|The authors have done a great job and most of the questions and doubts have been successfully answered. Therefore, I have no objection for the publication of this article provided that the following remarks are addressed.|
P7-L10: “the well-known value of the air molecule linear depolarization ratio (Behrendt and Nakamura , 2002)”.
Behrendt and Nakamura  describe the method to estimate the linear depolarization ratio of air molecules (delta_mol). Nevertheless, the value of this parameter depends on air temperature, laser wavelength and, mainly, on the shape and bandwidth of the optical filters used by the polarized channels of the lidar. Therefore, the value is not “well-known” but it has to be estimated taking into account the properties of the lidar system.
I agree with the authors that the absolute values of aerosol linear depolarization ratio do not affect the main purpose of this parameter, which is to classify aerosols. Nevertheless it would be desirable that the authors specified the value of delta_mol used for the calibration.
Section 7: Figure 11 shows the mean delta_a, RH and TH profiles obtained during dust-free and dust days. In the right panel it can be observed that high RH values lead to low delta_a values close to the surface. However, there are some problems using this figure to infer the hygroscopic growth of dust (as pointed out in the revision). The first one is that dust layers arrive several kilometers above ground level. Therefore, it is no surprise to observe the highest mean delta_a values at higher altitudes (where dust is present during most of the time) rather than at lower altitudes, regardless of the values of RH. And second, if we assume that there is hygroscopic growth of the dust, and that this growth leads to a decrease in delta_a, then this parameter cannot be used to confirm the presence of dust in the lower altitudes.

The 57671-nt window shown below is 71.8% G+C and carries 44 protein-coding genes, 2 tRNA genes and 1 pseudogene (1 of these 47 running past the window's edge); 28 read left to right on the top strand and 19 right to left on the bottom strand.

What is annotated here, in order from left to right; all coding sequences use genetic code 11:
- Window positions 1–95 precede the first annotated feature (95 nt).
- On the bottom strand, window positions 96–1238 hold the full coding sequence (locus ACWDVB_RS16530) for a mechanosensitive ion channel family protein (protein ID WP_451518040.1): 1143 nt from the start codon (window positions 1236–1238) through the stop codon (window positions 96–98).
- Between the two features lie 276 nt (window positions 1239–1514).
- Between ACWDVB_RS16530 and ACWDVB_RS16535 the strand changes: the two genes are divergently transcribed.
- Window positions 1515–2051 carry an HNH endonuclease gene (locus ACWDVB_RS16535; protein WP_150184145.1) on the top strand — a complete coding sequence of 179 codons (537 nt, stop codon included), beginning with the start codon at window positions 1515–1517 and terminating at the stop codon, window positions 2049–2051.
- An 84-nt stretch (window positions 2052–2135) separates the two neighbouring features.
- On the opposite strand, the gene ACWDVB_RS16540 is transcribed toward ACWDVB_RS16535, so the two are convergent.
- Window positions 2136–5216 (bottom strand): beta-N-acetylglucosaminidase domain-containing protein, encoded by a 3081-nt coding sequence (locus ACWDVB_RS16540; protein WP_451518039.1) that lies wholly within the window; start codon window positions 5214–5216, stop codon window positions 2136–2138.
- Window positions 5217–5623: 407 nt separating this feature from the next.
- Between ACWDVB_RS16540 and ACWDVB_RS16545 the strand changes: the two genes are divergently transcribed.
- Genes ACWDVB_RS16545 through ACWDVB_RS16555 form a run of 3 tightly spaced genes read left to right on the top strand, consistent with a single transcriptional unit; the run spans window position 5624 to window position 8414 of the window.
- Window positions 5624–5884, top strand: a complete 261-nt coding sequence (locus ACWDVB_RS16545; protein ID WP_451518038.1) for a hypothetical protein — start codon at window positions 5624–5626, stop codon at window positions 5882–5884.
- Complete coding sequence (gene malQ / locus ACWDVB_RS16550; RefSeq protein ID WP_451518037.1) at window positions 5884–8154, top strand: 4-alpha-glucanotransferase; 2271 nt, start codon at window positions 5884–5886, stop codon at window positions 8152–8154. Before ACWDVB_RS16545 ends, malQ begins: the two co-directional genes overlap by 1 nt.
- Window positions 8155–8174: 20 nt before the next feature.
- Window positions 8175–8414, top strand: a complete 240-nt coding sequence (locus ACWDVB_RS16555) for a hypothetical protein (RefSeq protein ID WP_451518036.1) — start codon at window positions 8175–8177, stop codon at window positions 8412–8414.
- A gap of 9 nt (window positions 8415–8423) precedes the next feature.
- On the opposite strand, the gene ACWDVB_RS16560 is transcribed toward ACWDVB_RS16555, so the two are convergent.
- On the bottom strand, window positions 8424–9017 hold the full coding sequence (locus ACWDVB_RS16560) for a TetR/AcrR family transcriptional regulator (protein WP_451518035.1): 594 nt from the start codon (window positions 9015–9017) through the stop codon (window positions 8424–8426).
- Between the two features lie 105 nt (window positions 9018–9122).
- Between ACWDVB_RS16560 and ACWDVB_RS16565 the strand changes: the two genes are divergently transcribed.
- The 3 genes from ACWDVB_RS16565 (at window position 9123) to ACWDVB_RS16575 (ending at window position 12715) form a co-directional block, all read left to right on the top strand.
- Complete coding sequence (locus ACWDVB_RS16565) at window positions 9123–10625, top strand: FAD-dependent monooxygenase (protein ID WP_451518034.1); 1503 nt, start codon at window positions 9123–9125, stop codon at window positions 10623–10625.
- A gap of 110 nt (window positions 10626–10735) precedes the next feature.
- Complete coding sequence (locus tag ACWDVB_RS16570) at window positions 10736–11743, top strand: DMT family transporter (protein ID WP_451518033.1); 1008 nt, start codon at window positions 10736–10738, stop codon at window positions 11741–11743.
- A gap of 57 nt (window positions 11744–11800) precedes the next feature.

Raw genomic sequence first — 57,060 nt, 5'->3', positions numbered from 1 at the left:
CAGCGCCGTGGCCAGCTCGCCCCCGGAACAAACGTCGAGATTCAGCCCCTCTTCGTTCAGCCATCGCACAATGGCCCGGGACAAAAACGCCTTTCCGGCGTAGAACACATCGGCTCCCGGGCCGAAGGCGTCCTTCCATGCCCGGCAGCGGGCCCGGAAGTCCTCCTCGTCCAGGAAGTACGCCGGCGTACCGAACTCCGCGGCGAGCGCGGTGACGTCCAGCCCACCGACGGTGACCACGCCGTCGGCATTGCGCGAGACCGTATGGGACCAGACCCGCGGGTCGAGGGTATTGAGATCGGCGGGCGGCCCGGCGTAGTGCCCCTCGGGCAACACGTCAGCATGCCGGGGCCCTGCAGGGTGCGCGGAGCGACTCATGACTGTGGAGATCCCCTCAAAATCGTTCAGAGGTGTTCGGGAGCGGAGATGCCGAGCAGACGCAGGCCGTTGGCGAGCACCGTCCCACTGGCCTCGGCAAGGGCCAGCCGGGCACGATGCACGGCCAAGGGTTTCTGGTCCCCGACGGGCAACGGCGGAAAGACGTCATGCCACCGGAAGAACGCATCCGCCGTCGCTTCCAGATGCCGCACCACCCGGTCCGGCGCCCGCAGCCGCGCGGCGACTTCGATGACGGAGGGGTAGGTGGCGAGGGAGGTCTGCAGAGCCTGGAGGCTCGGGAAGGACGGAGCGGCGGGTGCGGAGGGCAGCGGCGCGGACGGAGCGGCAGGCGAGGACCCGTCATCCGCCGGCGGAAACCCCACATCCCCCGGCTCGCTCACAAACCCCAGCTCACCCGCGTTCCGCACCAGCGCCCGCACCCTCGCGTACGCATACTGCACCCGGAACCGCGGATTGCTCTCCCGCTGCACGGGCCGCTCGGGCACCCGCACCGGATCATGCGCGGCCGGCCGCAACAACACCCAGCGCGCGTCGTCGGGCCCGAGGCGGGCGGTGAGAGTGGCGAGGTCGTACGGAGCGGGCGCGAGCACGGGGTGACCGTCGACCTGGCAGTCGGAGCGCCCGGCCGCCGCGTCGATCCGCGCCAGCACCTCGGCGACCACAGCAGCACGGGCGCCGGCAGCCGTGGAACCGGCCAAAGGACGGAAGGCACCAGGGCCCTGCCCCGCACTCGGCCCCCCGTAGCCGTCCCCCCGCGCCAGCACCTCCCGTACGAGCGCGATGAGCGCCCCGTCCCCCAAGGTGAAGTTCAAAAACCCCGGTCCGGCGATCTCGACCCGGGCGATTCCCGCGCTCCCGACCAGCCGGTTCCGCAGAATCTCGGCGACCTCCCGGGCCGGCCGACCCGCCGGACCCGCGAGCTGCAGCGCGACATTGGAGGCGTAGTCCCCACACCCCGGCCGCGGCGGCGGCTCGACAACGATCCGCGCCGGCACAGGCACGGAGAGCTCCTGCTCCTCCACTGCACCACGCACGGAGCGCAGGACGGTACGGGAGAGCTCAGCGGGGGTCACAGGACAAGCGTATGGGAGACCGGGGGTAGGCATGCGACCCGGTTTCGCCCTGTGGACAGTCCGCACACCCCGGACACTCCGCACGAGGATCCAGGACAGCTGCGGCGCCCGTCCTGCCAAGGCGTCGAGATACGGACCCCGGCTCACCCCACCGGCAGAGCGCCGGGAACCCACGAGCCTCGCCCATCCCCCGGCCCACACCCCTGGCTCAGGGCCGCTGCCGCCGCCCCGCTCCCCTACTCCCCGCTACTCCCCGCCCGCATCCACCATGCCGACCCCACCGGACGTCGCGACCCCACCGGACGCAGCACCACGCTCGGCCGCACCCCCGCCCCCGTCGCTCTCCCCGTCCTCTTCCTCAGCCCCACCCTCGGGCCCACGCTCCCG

The presence of dust in the lower altitudes can be confirmed with measurements of the APSS, provided that this system measures the aerosols in dry conditions (and thus large particles due to hygroscopic growth are not confused with dust particles). If this is the case, authors should add a figure comparing the coarse mode fraction, the relative humidity at surface level and delta_a at the lower altitudes during the dust events (similar to Figure 2 in the author response but adding the measurements from the APSS). This figure will add valuable information that will allow the authors to confirm or review their conclusions.
P3-L38: “…compared to the urban one…” -> “…compared to the urban ones…”
P9-L31: “…as seem to be suggested by the observed corresponding…” -> as suggested by the observed corresponding
In some cases the word diurnal is used as daily, although they do not mean the same. Diurnal makes reference only to those things happening during daylight hours. Check it.
In the expressions “above/below X m height” the word “height” should be removed.
Fig. 2, 3 and 4. For better reading, indicate in the figures the periods classified as dust.
Fig. 3. Panel a). For a better visualization of the wind direction, use a color bar in which both extremes have the same color.
Fig. 6. Label the panels.